Amidst all this, I was hounded by senseless questions: “Do you miss it? Do you want to go back? What are you going to do now?” Oh, how do you answer questions like that, what do you do with the magnitude of all that is in your head and your heart, when the person asking wants a trite, concise, two-second answer?

So I learned silence. I learned to smile and nod and say, “Yes, it is a wonderful city. Of course I miss the city. Of course I want to go back, but God brought me home for a reason. I don’t know what God has for me here, but I know I’m not meant to go back.”

And all the words I longed to say but couldn’t say, all the stories, all the beauty and brightness died within me.


Now three years have passed, and I have returned to the city. There are miniscule changes—a new shop here or there, a new kettle, a new picture hanging on the wall. I am surprised and humbled that these people still recognize and remember me: the man at the pound shop, the cashier at the supermarket, and all the old regulars in my coffeeshop. I trace with my eye the familiar wallpaper patterns of my old room, I walk these old, familiar streets, and I hold this humming tension within me—a familiarity, yet a strangeness; a feeling of arrival, yet a foreignness.

I feel I am living a dream I have dreamed a thousand times before, like I have stepped through Alice’s looking glass and am seeing the room and its familiar objects all turned round. I am Lucy come face-to-face with Aslan on her return to Narnia: “It is hard for you, little one, but things never happen the same way twice.” Nothing feels wrong here, but the love I had for this city has lifted or changed; the golden light that sparked fire and inspiration eludes me; the feeling of home has left me.

This is what I think has happened. Last time, I arrived in London on the brink of the Olympic Games, when this city was saturated with prayer, when Christians from all nations and denominations put aside their differences to invite the Presence of God into this city. What I loved in this city was not the city itself, not the people, not the streets; not the culture or history or creativity of this place; it was not the feeling of home, not the family I found here, not even the work that God did in my heart here.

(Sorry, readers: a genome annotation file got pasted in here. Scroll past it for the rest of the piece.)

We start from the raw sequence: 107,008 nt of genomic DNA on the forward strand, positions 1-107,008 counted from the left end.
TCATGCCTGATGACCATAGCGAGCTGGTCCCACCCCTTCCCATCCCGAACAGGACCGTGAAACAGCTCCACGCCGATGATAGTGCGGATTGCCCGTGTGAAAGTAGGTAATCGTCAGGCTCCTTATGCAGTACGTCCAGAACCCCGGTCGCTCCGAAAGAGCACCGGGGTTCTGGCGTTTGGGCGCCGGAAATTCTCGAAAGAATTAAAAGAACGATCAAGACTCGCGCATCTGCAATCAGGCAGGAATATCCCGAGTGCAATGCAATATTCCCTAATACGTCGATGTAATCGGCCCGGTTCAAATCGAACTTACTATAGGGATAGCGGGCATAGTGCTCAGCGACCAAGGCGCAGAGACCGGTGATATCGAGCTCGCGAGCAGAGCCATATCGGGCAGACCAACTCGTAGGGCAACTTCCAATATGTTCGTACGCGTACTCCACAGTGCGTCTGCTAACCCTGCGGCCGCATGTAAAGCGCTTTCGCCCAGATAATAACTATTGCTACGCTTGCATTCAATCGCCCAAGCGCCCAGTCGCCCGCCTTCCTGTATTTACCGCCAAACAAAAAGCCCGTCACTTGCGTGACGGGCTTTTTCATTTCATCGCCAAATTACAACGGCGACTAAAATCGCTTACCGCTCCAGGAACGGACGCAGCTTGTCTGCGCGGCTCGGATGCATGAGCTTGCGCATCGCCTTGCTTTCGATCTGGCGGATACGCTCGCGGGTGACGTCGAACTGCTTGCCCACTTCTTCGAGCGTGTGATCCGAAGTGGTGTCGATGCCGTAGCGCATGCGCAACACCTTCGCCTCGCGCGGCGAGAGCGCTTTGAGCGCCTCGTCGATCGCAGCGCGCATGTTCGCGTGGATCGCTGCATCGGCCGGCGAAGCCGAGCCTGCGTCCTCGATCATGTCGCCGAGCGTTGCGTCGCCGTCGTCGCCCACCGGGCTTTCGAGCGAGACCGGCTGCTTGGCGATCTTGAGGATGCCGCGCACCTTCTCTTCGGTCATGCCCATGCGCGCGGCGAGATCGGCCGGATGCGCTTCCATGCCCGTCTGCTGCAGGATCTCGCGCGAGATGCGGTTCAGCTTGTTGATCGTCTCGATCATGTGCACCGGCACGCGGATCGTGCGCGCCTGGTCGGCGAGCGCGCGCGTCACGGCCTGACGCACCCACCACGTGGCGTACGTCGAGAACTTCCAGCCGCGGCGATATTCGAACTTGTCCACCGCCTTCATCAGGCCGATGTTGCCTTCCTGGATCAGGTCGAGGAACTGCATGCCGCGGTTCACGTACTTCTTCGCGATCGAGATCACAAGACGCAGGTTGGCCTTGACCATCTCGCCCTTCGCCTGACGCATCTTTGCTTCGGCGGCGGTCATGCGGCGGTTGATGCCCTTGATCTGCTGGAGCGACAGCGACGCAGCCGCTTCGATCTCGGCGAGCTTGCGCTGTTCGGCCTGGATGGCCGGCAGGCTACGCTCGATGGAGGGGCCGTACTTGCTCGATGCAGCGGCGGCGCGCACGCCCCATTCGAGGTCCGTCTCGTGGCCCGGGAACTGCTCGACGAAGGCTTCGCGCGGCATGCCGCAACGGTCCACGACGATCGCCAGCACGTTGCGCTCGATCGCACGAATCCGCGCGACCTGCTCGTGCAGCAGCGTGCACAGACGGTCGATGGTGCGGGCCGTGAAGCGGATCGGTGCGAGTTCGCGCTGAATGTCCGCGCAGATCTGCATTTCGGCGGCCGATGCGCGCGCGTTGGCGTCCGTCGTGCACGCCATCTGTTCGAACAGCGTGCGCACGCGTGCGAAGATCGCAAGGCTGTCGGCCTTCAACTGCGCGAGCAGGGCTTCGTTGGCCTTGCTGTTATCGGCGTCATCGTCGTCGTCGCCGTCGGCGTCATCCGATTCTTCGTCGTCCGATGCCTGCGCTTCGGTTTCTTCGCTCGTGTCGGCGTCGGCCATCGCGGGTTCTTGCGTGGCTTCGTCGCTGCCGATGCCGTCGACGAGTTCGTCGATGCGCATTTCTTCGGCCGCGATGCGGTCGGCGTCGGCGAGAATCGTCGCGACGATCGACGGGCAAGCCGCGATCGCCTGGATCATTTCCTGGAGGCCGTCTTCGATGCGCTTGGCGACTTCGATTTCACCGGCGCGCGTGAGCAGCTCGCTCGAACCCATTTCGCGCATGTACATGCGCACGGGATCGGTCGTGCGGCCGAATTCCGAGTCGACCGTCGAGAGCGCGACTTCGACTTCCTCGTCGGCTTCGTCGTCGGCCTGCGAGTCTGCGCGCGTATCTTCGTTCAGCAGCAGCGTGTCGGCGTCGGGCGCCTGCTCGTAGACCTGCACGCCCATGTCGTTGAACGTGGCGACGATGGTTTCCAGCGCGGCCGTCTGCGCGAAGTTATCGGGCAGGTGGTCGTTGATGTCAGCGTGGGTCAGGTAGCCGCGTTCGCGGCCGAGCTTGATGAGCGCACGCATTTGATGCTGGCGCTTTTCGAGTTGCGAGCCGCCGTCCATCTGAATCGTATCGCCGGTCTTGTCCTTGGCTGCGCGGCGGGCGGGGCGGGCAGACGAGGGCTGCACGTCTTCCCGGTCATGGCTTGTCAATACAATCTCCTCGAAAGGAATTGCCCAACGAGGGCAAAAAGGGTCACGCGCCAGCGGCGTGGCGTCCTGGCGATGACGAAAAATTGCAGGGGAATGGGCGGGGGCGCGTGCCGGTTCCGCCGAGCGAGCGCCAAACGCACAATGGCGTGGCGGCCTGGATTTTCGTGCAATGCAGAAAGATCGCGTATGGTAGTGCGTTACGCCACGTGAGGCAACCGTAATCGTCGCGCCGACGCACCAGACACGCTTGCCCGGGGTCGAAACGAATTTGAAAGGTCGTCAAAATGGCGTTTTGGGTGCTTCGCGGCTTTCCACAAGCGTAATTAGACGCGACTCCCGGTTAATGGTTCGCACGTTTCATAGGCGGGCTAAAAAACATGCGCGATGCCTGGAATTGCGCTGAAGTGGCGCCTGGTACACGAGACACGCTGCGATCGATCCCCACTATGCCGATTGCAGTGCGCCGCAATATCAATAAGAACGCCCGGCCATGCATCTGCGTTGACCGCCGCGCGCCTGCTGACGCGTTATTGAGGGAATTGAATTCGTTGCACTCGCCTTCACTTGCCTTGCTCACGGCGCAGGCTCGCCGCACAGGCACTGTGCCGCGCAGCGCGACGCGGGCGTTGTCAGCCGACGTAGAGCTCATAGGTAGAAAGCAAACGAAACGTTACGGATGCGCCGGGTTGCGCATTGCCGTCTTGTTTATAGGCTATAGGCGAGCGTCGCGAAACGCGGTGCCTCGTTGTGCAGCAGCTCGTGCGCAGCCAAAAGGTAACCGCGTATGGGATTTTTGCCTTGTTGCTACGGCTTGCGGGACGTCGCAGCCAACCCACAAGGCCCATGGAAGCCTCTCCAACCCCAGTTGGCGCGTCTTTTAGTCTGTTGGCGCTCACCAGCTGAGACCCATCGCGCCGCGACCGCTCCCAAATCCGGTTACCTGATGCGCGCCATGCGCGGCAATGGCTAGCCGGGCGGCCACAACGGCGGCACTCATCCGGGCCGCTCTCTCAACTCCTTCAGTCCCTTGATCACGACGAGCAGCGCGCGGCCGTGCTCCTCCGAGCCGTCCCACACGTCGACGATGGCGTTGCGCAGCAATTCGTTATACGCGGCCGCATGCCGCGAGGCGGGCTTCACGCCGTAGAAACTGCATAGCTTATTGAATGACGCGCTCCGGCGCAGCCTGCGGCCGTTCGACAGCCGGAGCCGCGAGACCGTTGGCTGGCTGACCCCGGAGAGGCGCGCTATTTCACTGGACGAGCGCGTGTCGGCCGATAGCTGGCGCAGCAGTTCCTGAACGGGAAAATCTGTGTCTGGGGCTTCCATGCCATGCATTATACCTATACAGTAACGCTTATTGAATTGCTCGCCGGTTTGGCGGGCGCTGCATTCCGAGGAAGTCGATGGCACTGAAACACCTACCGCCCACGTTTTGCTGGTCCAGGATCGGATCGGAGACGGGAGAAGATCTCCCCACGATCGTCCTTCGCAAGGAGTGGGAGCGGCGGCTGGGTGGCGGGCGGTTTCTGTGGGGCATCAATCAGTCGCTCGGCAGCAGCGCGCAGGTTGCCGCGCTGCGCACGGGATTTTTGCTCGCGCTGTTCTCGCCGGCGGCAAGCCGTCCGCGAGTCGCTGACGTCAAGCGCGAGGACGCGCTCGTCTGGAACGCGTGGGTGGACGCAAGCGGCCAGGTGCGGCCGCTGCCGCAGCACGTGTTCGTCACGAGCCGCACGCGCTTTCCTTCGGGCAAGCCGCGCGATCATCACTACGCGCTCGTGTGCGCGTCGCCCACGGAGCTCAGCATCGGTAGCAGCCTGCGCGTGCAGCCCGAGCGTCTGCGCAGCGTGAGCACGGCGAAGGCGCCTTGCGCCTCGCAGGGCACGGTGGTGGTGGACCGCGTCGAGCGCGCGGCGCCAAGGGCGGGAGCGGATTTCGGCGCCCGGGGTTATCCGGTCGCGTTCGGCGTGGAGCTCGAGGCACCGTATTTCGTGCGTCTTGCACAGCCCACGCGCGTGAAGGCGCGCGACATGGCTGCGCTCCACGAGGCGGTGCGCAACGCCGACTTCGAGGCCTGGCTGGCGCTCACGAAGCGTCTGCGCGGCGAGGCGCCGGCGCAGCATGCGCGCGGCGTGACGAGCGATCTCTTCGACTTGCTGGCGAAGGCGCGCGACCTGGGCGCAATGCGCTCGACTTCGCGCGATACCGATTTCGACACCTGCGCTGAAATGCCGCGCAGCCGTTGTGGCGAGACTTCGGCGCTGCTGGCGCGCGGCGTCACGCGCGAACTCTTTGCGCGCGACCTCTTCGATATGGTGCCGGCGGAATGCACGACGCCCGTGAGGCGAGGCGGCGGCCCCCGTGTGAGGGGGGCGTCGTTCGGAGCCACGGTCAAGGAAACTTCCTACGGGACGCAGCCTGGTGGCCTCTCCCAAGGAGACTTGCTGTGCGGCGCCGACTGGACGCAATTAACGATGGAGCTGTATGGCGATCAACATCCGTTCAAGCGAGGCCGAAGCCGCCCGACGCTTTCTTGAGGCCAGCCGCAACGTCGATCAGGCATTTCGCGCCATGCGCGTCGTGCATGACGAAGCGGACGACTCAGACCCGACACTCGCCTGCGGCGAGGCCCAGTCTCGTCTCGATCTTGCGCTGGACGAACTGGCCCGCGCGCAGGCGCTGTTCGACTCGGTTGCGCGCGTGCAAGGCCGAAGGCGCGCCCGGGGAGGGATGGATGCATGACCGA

No, what I fell in love with here was the tangible Presence of God in this place. He was the golden sphere of joy that awakened me to the beauty and treasure hidden in this place. Returning to this city, the emptiness sharpens within me; what I loved in this city is no longer here. It is not that the Presence of God has left this place, but it was the hunger, the intentionality, and the unity of the church in that season that invited such a heightened measure of the Presence of God in this city.

There is a measure of sadness or grief in that realization, but there is a deeper revelation here. The unnameable something I had longed for all my days was simply the Presence of God, and that same Presence lives in the secret place of my heart. I know now that London was never my home. Heaven is my true homecoming. What I experienced the twenty months I lived here in London was simply Heaven come to earth. I found my home here because I found God here, because Heaven was here, all around me, and I had been homesick for Heaven all the days of my life. God in His goodness let me experience the tangible and undeniable reality of Heaven on earth to plant within me a holy restlessness, a holy dissatisfaction with the things of the earth.

So I have tasted and seen the glory of Heaven, and I could never settle for anything less. The task before me is simple: to live in a constant state of hunger for more of God, to raise my voice in prayer until I see the Presence of God totally and completely saturate this land, and to build and incarnate the Kingdom of Heaven here and every day.

These old words take on a fresh meaning: I am a stranger and a sojourner in this land, but I carry my home within me, I carry the Presence of God, all of Heaven, within me. I belong to no place, no person, because I belong only to God, I belong only to Heaven, which is here and now, always, everywhere, anywhere I go. My eyes have been opened, and I find my home, I find Heaven, right here, right now.